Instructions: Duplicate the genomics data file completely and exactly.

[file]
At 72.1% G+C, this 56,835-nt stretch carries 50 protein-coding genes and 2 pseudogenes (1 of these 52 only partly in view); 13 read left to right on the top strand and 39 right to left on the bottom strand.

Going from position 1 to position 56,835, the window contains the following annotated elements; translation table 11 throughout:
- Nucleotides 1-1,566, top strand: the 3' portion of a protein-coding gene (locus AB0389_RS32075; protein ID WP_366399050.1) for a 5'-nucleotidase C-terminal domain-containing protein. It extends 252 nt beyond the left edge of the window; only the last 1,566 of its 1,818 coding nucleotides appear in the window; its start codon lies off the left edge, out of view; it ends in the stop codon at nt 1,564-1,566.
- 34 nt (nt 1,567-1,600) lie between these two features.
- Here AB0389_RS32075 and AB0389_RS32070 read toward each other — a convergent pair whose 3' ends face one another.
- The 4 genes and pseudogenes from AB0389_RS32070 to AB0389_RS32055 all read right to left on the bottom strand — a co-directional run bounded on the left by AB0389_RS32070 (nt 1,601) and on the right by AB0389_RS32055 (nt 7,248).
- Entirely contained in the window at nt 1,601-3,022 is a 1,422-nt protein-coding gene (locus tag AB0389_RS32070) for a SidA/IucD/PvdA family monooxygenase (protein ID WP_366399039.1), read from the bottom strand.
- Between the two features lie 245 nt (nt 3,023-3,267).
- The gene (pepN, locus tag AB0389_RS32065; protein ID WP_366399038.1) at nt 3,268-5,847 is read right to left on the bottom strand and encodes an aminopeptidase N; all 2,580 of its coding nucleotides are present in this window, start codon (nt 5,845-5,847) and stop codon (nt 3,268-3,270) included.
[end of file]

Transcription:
At 72.1% G+C, this 56,835-nt stretch carries 50 protein-coding genes and 2 pseudogenes (1 of these 52 only partly in view); 13 read left to right on the top strand and 39 right to left on the bottom strand.

Going from position 1 to position 56,835, the window contains the following annotated elements; translation table 11 throughout:
- Nucleotides 1-1,566, top strand: the 3' portion of a protein-coding gene (locus AB0389_RS32075; protein ID WP_366399050.1) for a 5'-nucleotidase C-terminal domain-containing protein. It extends 252 nt beyond the left edge of the window; only the last 1,566 of its 1,818 coding nucleotides appear in the window; its start codon lies off the left edge, out of view; it ends in the stop codon at nt 1,564-1,566.
- 34 nt (nt 1,567-1,600) lie between these two features.
- Here AB0389_RS32075 and AB0389_RS32070 read toward each other — a convergent pair whose 3' ends face one another.
- The 4 genes and pseudogenes from AB0389_RS32070 to AB0389_RS32055 all read right to left on the bottom strand — a co-directional run bounded on the left by AB0389_RS32070 (nt 1,601) and on the right by AB0389_RS32055 (nt 7,248).
- Entirely contained in the window at nt 1,601-3,022 is a 1,422-nt protein-coding gene (locus tag AB0389_RS32070) for a SidA/IucD/PvdA family monooxygenase (protein ID WP_366399039.1), read from the bottom strand.
- Between the two features lie 245 nt (nt 3,023-3,267).
- The gene (pepN, locus tag AB0389_RS32065; protein ID WP_366399038.1) at nt 3,268-5,847 is read right to left on the bottom strand and encodes an aminopeptidase N; all 2,580 of its coding nucleotides are present in this window, start codon (nt 5,845-5,847) and stop codon (nt 3,268-3,270) included.